Being sponsored by Vans Philippines, I’m sure you have a killer shoe collection, can you share with us your top five pairs? 

I have been riding for Vans Philippines for 10 years now! And, yes. I have my favorite shoes among my collection. The top 5 are as follows:

  • Sk8-Hi Van Engelen
  • Sk8-Hi Dakota colorway
  • Vans Spectator Sued Camo
  • Half Cab Reissue

 I always choose Sk8-Hi shoe styles because it’s a form of protection for my ankles too. Whenever I do hard or new tricks, I feel safe wearing those Sk8-Hi’s.

I remember the first time I received my first original Half Cabs from Vans, I feel so HYPED and stoked with the comfort. It’s so stylish with a lot of colorways to choose from.

Can you share with us your favorite music to listen to whenever you wanna get pumped up before a session? 

I love reggae music and chill music during warm-up. I like to relax my mind so that I can think of new and original tricks.

During jam sessions with my friends, I usually play Hip-hop or Punk Rock music to get the vibe and be HYPED!

Do you think BMX now is more widely accepted in the Philippines, now that you got more support from companies (Mountain Dew, Vans) and the like?  

Compared to 20 years ago, BMX is more culturally accepted by most Filipinos now. I think, little by little, we take baby steps for the BMX scene to grow as a widely accepted industry in our country.

I still hear several comments and remarks like BMX is for those street “tambays” and that BMX riders are trouble makers. But, it will still depend on the BMX community (past, present and future BMX riders) on how we will all handle the professional image / branding and promotion of BMX as a legitimate sports that is recognized to the highest level of sports competitions.

The corporate sponsors have a big role in our advocacy for recognition, they have helped us open the minds of the older Juans and Juanas to appreciate that BMX is not just a past-time or hobby but a sport for the next generation.

From Generation X, the Xennials, to us millennials (Generation Y), the I-gen (Generation Z), Generation Alpha, until the coming of age… BMX will thrive to exist and persist as it is passed on to generation per generation accepted by all.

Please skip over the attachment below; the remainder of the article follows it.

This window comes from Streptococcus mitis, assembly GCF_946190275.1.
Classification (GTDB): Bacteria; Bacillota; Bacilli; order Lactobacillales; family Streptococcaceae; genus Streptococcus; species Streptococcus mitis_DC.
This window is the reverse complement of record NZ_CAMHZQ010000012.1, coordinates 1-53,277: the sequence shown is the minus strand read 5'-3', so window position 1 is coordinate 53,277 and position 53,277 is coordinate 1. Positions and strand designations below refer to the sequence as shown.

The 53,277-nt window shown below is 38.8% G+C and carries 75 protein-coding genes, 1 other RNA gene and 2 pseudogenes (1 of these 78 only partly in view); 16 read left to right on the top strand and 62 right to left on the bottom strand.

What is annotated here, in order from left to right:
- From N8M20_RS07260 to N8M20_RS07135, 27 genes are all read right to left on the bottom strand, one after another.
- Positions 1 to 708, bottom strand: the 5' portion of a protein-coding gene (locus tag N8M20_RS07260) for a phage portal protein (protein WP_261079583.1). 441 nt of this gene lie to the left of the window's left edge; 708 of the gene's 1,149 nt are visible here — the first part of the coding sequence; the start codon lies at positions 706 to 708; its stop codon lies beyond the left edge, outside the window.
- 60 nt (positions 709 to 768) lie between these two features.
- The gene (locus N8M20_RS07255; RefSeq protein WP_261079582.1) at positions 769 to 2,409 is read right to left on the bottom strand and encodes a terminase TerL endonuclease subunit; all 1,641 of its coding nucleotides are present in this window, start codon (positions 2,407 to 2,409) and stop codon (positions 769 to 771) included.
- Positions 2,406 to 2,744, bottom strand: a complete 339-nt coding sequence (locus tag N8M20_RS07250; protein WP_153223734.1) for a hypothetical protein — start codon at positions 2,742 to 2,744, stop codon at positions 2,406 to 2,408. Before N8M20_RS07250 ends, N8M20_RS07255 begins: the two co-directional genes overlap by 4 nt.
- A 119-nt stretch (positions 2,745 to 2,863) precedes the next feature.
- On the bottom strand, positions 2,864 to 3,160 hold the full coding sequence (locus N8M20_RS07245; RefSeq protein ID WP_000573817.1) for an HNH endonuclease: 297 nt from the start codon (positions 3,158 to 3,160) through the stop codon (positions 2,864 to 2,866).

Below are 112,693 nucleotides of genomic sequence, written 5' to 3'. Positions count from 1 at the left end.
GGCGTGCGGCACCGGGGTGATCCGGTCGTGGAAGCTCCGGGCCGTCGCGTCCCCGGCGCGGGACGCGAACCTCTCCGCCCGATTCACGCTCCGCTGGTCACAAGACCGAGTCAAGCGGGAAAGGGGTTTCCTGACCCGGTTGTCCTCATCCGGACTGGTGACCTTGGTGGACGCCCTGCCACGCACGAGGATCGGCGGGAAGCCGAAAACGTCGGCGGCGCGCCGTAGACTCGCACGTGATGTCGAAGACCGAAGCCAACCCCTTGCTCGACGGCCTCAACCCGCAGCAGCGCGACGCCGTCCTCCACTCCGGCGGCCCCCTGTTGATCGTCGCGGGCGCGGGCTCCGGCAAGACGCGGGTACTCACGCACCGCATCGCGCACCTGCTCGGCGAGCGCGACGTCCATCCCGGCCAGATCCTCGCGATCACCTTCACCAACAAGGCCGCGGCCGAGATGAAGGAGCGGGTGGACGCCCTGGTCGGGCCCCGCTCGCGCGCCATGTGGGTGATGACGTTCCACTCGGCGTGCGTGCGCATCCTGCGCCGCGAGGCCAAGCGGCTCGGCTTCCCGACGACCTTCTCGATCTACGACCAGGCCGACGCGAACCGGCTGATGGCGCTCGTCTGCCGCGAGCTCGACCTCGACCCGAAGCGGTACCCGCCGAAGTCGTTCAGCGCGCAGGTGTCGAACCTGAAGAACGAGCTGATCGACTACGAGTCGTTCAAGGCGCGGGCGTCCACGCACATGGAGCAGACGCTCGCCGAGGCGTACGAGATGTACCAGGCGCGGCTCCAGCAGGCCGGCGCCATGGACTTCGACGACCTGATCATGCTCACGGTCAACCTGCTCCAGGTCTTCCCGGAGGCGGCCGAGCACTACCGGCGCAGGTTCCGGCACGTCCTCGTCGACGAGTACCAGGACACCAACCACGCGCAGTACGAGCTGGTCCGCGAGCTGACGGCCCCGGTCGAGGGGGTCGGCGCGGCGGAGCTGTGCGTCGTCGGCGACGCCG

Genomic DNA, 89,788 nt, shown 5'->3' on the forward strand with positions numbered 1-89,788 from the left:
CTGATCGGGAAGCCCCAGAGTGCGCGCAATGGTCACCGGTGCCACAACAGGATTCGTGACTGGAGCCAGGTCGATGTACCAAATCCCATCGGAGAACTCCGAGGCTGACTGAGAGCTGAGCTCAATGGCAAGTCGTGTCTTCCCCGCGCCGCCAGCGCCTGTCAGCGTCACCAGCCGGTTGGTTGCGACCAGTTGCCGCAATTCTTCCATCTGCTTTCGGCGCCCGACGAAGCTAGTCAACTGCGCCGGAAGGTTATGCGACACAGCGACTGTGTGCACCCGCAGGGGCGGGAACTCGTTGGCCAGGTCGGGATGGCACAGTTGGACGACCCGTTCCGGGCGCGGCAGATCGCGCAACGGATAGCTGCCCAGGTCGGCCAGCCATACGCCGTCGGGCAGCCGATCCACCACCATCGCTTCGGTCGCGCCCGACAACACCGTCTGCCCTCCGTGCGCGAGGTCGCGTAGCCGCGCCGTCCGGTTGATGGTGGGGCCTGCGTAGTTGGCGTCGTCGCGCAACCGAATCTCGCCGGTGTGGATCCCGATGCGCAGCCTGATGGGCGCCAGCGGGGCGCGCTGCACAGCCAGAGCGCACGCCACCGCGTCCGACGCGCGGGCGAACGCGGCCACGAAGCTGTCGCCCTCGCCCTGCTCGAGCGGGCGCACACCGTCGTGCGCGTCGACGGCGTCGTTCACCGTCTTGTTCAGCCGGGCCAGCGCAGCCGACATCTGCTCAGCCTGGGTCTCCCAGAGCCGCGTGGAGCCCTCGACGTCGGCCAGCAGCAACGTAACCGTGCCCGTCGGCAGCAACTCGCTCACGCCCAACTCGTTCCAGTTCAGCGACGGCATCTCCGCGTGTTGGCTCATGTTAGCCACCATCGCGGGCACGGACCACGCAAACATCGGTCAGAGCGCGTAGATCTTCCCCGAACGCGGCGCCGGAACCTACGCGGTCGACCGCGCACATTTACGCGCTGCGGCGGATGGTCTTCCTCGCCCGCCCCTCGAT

Can you describe the BMX scene here in the Philippines for those who aren’t familiar? 

BMX has been in the Philippines since the ’80s, spread nationwide from Luzon, Visayas and Mindanao. They are our founding fathers/mothers, and they have continued their legacy to spread BMX and encourage future BMX riders to uphold the BMX scene across the country.

The BMX scene in Metro Manila is relatively huge but not as active during the ’80s and 90s era when BMX was at its prime. BMX is not seen in the streets and public places as much compared to the good old days when there were many vacant areas and public parks we used as practice spots. Nowadays, there are a lot of public places that prohibit us from riding our bikes even if we are just passing through. Another factor of its decrease in popularity is due to the unfamiliarity of other Filipinos with BMX, but we are putting in more effort to make others understand the culture of BMX and its importance for us.

With the recent SEAG last year, a skate/bike park was constructed in Tagaytay. It was retained and maintained for the community so that we will have a decent place to practice and learn new tricks. This is a good start for BMX as plain folks will learn and understand what BMX is all about.

Here is a fun fact: BMX means BICYCLE MOTO-CROSS (X), it is a form of stunt riding technique on a rough ground or over an obstacle course using a bicycle designed to withstand high impact tricks.

Is there a trademark Renz Viaje BMX trick that you’d want to share? 

Yes! It’s still fresh. I pulled this trick two weeks ago and I call it “PEDAL POP.” It’s a world-first, this link or trick is original. I am proud to say that is made in Philippines, made by a FILIPINO BMX RIDER.

It’s already written in the history of Philippine BMX Scene that a Filipino was able to make our own signature trick, for the first time! If I am not mistaken, it was also internationally recognized by several BMX Pros and BMX Legends around the world.

Your message to your followers and This Is Hype readers? 

Thank you, This Is HYPE especially for having me here!

Kay Sir Rogel Simon, Thank you very much po!

Please support our local BMX athletes and local BMX riders nationwide! Support LOKAL! Ang inyong suporta ang nagbibigay sa amin ng inspirasyon para itaas ang antas ng BMX upang tayo ay makilala sa buong mundo at bigyang karangalan ang Pilipinas at bawat Pilipino. Laban, Pilipinas!

I would also like to thank all my sponsors for always believing in me and supporting me since day one—, Daily Grind Clothing, Team Manila Lifestyle, Vans Philippines, and Mountain Dew Philippines.

And last but not the least, to my wife and family for all the love and support you have been showering me. Pushing me to reach my full potential, to achieve my goals and make our dreams a reality! To God, for all the blessings He has continuously given me and my family.

Ride safe and ride harder than yesterday! Peace out yo!